• The Science of Mom covers pregnancy and babies, and is similarly aiming to synthesise the evidence.
  • Scott Alexander’s Biodetermist’s Guide to Parenting was probably the most rigorous discussion of things like what to eat / avoid in pregnancy that I found, including for example a discussion of why the US puts vitamin A in all pregnancy supplements and the UK claims it’s important to avoid vitamin A supplements during pregnancy.
  • Nic and I found Week by Week useful for orienting ourselves and getting a sense for what was coming next, particularly in the first couple of months when it felt like Leo changed incredibly fast.
  • Work Pump Repeat had a bunch of concrete useful tips for going back to work while you’re breastfeeding, and enjoyed its no-nonsense style. Hearing other people’s experience of doing this also made me all the more grateful for my incredibly supportive workplace.
  • I listened to a bunch of One Bad Mother before Leo was born. I really like the hosts. It’s not trying to be particularly informative, but it was nice to hear about lots of parenting experiences since I don’t have many friends with kids.

Random things I’m glad I had / bought:

  • I basically just wore slip on shoes for many months, because I was always holding a baby
  • Bluetooth headphones are great for having calls or listening to things while playing with a baby
  • We found babygrows way easier than other clothes (and really comfortable), so he’s lived entirely in them so far.
  • Dummy clips are great: we spent a lot of time washing dummies that fell on the floor every 2 minutes, when we should have been clipping them to his clothes.
  • A proper double breast pump with a pumping bra, so that the whole thing takes less time and I could do things at the same time. For modesty while pumping (or breastfeeding), you can get a nursing cover (also hilariously called a ‘hooter hider’ by Americans)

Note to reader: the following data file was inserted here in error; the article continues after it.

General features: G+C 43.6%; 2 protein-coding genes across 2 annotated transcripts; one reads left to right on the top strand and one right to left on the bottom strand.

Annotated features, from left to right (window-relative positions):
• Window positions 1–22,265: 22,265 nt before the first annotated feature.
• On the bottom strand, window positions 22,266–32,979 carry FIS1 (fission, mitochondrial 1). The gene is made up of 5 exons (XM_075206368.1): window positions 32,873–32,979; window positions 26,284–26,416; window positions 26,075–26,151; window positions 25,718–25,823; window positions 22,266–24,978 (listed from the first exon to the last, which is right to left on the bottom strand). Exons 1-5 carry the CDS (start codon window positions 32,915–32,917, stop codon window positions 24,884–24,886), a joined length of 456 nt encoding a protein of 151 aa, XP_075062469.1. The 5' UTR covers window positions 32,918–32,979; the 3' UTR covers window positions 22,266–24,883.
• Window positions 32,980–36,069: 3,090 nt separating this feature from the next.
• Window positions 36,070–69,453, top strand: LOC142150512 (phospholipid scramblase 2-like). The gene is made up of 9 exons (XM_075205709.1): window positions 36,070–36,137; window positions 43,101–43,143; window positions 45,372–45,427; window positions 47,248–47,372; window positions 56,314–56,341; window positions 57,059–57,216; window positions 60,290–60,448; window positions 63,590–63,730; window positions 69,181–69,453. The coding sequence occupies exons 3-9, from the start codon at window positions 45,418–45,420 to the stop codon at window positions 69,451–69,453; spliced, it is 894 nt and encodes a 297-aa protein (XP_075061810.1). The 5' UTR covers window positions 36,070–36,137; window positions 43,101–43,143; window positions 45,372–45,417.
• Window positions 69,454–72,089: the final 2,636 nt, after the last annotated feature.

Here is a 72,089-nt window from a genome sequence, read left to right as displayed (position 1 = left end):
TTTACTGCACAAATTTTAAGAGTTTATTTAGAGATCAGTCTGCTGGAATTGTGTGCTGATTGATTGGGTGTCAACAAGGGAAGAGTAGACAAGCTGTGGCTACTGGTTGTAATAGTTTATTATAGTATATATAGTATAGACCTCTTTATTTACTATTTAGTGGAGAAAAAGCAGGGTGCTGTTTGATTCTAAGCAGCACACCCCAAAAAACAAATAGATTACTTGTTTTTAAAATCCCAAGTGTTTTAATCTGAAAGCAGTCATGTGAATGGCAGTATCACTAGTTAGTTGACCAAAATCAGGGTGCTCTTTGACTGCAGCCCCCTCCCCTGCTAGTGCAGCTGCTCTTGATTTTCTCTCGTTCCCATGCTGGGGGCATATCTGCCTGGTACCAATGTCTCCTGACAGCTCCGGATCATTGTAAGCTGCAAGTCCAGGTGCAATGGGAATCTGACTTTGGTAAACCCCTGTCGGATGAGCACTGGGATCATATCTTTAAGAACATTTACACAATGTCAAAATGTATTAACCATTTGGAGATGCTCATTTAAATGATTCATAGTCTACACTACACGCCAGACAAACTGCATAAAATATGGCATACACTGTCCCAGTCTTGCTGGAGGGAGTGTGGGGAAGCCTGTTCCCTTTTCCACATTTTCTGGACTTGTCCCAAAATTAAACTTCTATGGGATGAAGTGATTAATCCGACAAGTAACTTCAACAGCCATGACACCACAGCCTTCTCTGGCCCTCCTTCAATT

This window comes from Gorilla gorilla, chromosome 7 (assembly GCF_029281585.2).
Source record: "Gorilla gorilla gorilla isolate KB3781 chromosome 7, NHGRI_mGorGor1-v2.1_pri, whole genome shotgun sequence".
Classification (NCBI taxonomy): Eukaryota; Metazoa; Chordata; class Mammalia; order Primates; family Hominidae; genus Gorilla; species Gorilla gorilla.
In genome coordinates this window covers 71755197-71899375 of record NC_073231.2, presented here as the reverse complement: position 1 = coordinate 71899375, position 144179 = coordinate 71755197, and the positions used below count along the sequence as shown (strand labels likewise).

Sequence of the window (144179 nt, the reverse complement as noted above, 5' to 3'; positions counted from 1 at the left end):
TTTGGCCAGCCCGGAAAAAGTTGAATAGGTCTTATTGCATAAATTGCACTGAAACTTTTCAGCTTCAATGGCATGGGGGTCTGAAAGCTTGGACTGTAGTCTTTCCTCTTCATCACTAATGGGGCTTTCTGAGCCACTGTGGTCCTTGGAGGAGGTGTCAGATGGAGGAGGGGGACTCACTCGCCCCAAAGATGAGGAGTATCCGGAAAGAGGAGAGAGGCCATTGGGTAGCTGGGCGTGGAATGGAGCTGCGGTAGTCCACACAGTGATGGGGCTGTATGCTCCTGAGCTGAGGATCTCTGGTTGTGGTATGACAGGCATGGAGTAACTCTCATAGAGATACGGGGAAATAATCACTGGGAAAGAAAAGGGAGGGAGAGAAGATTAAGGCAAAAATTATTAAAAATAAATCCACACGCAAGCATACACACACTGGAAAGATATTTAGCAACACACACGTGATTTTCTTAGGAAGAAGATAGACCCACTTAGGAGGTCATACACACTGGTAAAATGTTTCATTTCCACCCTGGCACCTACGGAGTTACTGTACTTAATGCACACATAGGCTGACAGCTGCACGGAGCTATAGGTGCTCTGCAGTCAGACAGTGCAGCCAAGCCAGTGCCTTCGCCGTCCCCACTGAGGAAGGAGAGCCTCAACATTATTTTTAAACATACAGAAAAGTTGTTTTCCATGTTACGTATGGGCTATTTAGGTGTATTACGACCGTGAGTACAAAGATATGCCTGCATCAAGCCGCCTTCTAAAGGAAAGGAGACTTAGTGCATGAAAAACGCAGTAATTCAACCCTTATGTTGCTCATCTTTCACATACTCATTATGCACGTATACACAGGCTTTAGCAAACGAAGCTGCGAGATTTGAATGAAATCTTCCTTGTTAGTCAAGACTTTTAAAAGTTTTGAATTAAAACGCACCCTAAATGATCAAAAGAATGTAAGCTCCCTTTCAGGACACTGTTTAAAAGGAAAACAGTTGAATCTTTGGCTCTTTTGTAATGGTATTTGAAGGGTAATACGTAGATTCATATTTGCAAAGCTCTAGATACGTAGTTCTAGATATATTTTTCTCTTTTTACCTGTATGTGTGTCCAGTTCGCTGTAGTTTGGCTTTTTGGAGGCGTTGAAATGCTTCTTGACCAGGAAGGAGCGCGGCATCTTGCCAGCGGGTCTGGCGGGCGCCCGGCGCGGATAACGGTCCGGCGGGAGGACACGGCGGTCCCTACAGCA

• Nut butters: my impression is that there’s pretty good evidence these days that kids are less likely to be allergic to things they’ve eaten regularly before age 1. Since nuts are choking hazards, we’ve been giving Leo various nut butters (peanut, cashew, almond, hazelnut). (Note I don’t have any medical background and this is obviously not recommended if you are allergic to nuts yourself!)
  • Dim lights since we’re up often at night and want it to be as easy as possible for all of us to get back to sleep. I have a night light in the bathroom and an adjustable bulb in our bedroom.

I’m grateful to Julia Wise, Amy Labenz and Bernadette Young for the excellent parenting advice they’ve given me, Rob Wiblin for various of the recommendations mentioned such as adjustable light bulbs, and all of them for their support.

I’d love to hear from other people what they’ve found useful (or not!) - whether resources, strategies or tips.

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As the parent of two young children, I was really pleased to see this post on the EA Forum.

I'll echo the bit about the importance of having support networks. Parenting is really hard in unexpected ways, and having other parents with whom to share your strange hardships is really comforting. (I have so many potty training horror stories that only other parents could possibly appreciate.)

That said, I also think it's really important to cultivate a support network of non-parent friends. It's pretty easy (at least for me, especially when I was a stay-home-dad for 18 months) to let your kids become your whole identity. It's sometimes a relief to talk about anything but my kids,  just to remind myself that I'm an independent human with his own thoughts and interests.

In addition to being full of misinformation and pseudo-science, many parenting books also give the false impression that once you reach certain milestones, parenting magically becomes super easy. I remember being convinced that as soon as my kids could sleep through the night, my job was pretty much done. In reality, parenting is a marathon, not a sprint. I don't wake up in the middle of the night anymore, but the sheer willpower that a 3-year-old can display when he doesn't want to get dressed for the day is draining in its own unique way.